Working from home is here to stay, but the digital divide undermines any efforts to tackle inequality, by Old Mutual Alternative Investments Hybrid Equity co-head Mujaahid Hassan and Ed Stumpf, Investment Director at African Infrastructure Investment Managers
Covid-19 has changed the way the world works. Like their global counterparts, SA office workers have made the transition to the new era of online work seamlessly. As workers were forced to stay at home, productivity in office-based jobs remained steady, largely due to the investment in and construction of an impressive fibreoptic infrastructure ecosystem over the past decade or so.
High-quality internet fibre access has now reached most metropolitan middle-class homes and suburbs across the country, but this impressive infrastructure rollout is yet to reach more than 10-million lower-income households. By the end of 2021, almost all the estimated 3.2-million households with a high LSM — defined as those with a disposable income of R12,000 or more — will be covered with fibre-based internet, including those in small towns and peri-urban communities.
With up to 56% of SA workers estimated to be working from home since lockdowns were first mandated, the pandemic-forced acceleration into the digital world of work and changes in behaviour are likely to have lasting effects. This transition has, however, further exposed the fault lines of inequality that continue to undermine SA economic and social transformation.
The digital divide is no longer one of internet connectivity, as virtually all South Africans have access to a form of internet. Rather, the divide is along the lines of the quality and affordability of that connection in an age when internet speed and data consumption continue to accelerate exponentially.
This divide between those who can afford unlimited fibre in higher-income households and those whose access is limited to buying expensive data bundles means the vast majority of South Africans will continue to lag behind the digital revolution, worsening social and economic inequality.
To illustrate the point, we need to look at the technology, platform and data requirements of videoconferencing, a staple of the new hybrid office. Leading platform Zoom noted that it hosted 10-million meeting participants in December 2019, and 300-million by April 2020. Microsoft Teams hosted 200-million that month, up 70% on the month before.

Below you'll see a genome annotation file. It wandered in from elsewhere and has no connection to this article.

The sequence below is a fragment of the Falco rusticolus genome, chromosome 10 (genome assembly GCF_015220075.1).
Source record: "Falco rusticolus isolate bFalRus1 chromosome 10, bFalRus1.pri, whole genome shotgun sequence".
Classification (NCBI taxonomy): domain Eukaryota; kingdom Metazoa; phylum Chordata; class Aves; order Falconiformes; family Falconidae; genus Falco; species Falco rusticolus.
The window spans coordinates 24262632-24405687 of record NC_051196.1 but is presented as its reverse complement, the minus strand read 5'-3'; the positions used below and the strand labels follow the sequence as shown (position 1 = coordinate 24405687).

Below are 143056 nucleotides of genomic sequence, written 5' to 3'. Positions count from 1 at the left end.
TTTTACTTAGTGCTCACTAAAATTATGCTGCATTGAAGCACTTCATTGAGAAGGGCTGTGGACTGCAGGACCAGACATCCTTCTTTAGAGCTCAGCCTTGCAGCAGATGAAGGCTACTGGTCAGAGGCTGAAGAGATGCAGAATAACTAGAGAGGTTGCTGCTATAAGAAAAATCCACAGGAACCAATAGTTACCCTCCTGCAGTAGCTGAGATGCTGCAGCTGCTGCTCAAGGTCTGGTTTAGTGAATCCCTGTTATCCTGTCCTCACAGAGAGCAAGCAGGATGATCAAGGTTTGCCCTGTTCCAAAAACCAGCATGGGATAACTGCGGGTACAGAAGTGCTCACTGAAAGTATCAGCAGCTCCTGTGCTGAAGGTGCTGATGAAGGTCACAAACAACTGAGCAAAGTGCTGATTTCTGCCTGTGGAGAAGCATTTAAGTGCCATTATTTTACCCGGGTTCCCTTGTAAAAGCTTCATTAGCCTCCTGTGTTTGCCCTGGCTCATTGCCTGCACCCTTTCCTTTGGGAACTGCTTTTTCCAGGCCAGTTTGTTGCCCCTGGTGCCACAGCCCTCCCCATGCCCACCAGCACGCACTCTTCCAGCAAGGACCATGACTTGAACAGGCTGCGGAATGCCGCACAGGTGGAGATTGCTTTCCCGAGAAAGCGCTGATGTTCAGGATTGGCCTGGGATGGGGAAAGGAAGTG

To put the data required to facilitate this growth into perspective, high-resolution photos might use 1-2MB of data to share on a popular social media platform. In comparison, video conference calls use 2-2.5GB an hour, making it as bandwidth-intensive and expensive as streaming online content.
Out of the estimated 16-million households in SA, the initial focus on the high-disposable-income homes that will soon be blanketed in fibre internet was on offsetting exorbitant infrastructure building networks and amortising them against this commercially sustainable demographic.
Having achieved staggering fibre rollout to this higher LSM demographic, our attention now must be placed on closing the gap in affordable, quality internet. The challenge is to fund the rollout of high-speed, low-latency internet to the overall population. This next phase will be no easy feat due to cost and risk to the return, particularly in low-income markets given the exorbitant costs and high investment barrier into telecommunication infrastructure.
The opportunity presented by the need to offer fibre access to more than 10-million households also presents an opportunity to bring new black empowerment players into the ownership of telecom infrastructure. Given the scarcity of empowered equity capital available in SA historically, this investment will need innovative funding solutions to enable the transformation of ownership in SA.
Providing high-quality, unlimited internet to the masses will require the use of players who already have density in those networks, rather than trying to start up fresh. Existing players are better positioned to do that, bearing in mind the cost of capital expenditure on building new infrastructure.
The current models of open-access infrastructure as well as infrastructure sharing, such as the recent deal with MetroFibre Networx, is an important component to increase competition at the services and retail layer, which can drive affordability of end-user tariffs.
After an initial minority investment in December 2020, a consortium including AIIM and a broad-based BEE (B-BBEE) partner financed by Old Mutual Alternative Investments Hybrid Equity agreed to acquire an additional 25.8% stake in Metrofibre during June 2021. When completed, these transactions will see the BEE partner established as one of the top three shareholders of the business with a stake of about 22%.
Real empowerment and transformation can be achieved by delivering high-quality and low-cost connectivity to marginalised communities and empowering B-BBEE through ownership at the same time. Just as marginalised communities will continue to lag those with quality access to the internet, black investors and entrepreneurs require access to quality funding solutions.
Access to information will accelerate disadvantaged communities’ participation in the formal economy. Removing these traditional barriers to entry is important for achieving the UN’s sustainable development goals, such as decent jobs and reducing poverty. Such economic access stands to sizeably increase economic growth through new ideas and solutions to needs.
Finding the right engineering and investment solution to this challenge is receiving attention, but there is a long way to go before quality internet access can be demographically fair and equal.